In English we translate sounds into letters when going from a spoken message to a written one. Reading is looking at letters and translating them back into spoken sounds. Picture someone reading out loud. Sound really easy? You might be surprised at how common sense the 4 basic stages of reading progress are from here.
Saying the Sounds
The first stage in reading is to get all the sounds that you will be using ready to go. There are 46 sounds that are specifically English. A child getting ready to read has to have these 46 sounds on the tip of their tongue. It’s okay if some sounds are still under construction. For instance, there is a lisp that is being worked on. If on the other hand, a child uses one sound for both “f'” and “v”, or switches “y” and “l” sounds then they need more practice in pronunciation.
Next, a preparing reader needs to recognize that all the funny lines and curves on a written page are individual letters. Details like knowing double “t” is still two letters and not one, or “m” is different from “n” are critical and need to be mastered. Not to be overlooked, beginners need to know that marks like “!” and numbers are not letters. You don’t want them trying to sound these out down the road.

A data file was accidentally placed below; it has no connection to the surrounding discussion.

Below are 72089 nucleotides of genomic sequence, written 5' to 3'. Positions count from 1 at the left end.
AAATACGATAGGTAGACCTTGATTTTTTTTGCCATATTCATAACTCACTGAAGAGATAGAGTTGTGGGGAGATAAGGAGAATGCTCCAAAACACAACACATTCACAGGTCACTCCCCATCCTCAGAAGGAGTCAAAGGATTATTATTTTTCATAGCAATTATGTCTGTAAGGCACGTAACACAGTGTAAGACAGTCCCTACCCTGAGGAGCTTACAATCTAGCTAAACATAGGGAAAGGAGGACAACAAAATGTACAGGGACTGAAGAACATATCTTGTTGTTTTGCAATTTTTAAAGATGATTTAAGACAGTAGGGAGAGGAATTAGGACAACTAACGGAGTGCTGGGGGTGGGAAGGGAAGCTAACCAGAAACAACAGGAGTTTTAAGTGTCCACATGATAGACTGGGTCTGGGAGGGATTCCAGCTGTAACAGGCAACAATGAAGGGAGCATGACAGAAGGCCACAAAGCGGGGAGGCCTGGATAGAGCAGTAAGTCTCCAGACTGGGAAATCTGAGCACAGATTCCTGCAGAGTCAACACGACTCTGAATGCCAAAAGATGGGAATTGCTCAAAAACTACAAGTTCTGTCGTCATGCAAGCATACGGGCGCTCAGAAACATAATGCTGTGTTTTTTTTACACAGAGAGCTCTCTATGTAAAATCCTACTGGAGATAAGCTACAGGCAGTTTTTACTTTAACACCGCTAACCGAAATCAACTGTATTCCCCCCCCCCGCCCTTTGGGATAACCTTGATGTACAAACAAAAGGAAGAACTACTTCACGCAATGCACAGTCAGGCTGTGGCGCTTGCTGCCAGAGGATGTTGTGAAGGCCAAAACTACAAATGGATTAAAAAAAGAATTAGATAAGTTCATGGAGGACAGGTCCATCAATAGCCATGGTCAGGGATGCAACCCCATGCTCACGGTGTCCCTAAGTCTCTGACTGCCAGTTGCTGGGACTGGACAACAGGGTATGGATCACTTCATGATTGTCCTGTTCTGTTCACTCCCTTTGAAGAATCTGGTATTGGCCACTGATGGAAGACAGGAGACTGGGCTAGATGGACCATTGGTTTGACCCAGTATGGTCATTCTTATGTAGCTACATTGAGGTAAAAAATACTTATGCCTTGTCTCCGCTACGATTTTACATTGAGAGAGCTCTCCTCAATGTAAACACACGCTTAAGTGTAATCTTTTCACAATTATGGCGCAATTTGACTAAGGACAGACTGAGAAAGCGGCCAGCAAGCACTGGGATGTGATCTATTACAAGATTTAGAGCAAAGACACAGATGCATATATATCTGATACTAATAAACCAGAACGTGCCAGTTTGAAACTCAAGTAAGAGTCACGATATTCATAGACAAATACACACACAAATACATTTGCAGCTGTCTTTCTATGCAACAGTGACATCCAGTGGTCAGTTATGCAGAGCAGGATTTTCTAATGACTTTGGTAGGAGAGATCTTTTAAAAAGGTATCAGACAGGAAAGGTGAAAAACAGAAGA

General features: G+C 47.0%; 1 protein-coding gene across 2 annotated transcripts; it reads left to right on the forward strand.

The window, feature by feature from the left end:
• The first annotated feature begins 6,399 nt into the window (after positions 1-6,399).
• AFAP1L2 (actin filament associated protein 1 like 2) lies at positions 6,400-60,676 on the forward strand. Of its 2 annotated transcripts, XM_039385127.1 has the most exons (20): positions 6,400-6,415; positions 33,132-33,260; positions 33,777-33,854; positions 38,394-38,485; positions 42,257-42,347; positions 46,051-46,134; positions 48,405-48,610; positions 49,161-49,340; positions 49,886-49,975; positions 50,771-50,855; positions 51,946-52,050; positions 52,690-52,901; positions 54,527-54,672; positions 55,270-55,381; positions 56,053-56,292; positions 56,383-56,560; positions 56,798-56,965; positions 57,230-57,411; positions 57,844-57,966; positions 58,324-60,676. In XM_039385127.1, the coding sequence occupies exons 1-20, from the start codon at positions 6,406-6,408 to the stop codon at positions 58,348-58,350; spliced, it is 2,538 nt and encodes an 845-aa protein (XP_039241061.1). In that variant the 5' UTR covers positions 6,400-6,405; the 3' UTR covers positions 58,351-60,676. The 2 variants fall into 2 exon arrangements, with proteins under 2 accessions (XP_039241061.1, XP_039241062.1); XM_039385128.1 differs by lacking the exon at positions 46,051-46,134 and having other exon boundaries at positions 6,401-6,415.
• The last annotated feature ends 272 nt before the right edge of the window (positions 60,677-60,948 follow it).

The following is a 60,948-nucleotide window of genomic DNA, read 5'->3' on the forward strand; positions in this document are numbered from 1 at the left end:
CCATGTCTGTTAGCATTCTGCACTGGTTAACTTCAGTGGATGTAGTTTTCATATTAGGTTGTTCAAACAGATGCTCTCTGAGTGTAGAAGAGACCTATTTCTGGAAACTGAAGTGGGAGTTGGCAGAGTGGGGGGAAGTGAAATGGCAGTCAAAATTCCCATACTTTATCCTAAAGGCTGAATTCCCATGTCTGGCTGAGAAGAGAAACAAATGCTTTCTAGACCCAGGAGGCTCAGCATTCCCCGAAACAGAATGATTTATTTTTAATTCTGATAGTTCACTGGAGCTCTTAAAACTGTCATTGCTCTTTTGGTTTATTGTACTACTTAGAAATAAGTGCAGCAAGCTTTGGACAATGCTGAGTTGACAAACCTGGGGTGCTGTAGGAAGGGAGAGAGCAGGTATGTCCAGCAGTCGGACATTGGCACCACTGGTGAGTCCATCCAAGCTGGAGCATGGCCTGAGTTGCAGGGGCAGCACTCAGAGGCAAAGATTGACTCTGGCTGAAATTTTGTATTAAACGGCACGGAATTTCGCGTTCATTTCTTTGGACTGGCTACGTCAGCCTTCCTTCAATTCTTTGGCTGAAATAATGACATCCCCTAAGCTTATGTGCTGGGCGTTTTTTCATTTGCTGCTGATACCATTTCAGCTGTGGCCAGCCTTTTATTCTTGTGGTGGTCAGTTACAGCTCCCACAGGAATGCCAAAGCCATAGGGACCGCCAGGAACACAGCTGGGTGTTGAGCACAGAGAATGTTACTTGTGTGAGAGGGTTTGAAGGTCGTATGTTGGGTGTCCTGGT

What shall we name the letters? Experts are split on teaching just letter shapes and sounds or letter names as well. If you use letter names, like I do, then readers learn them first in order and then mixed up. Skipping letter names works with structured or scripted lessons.
Sound Letter Connection – Ideas Stage
Now that sounds and letters are in place, the next step is to connect the two in general terms. At first, your child just understands that letters stand for sounds. This means when you read a story book they know you are reading the letters and not the pictures (and not making it up as you go along). Later, a child can hear, and tell you the first, last and middle sounds in a word.
Connecting Specific Sounds to Letters
Now for the grand finale! Connect specific letters to specific sounds and blend them. There are 71 letters or groups of letters used in English. Each one of these has one or more sounds that goes with it, depending on the reading program used. Readers learn the sounds the letters make. These sounds are then blended.
These are the basic reading stages. They are not difficult. I think most parents are really satisfied when they know them because they make measuring a child’s progress a relaxed observation. They also allow you to consider a reading program with more experienced eyes. That’s a big deal in a world full of hype.
We were parents encouraging our children to become flourishing readers, just like you. Then we hit a point when nothing we found worked. We took 6 years to develop a new reading system to teach our kids to read. To our great surprise and gratitude, it was a phonics breakthrough.
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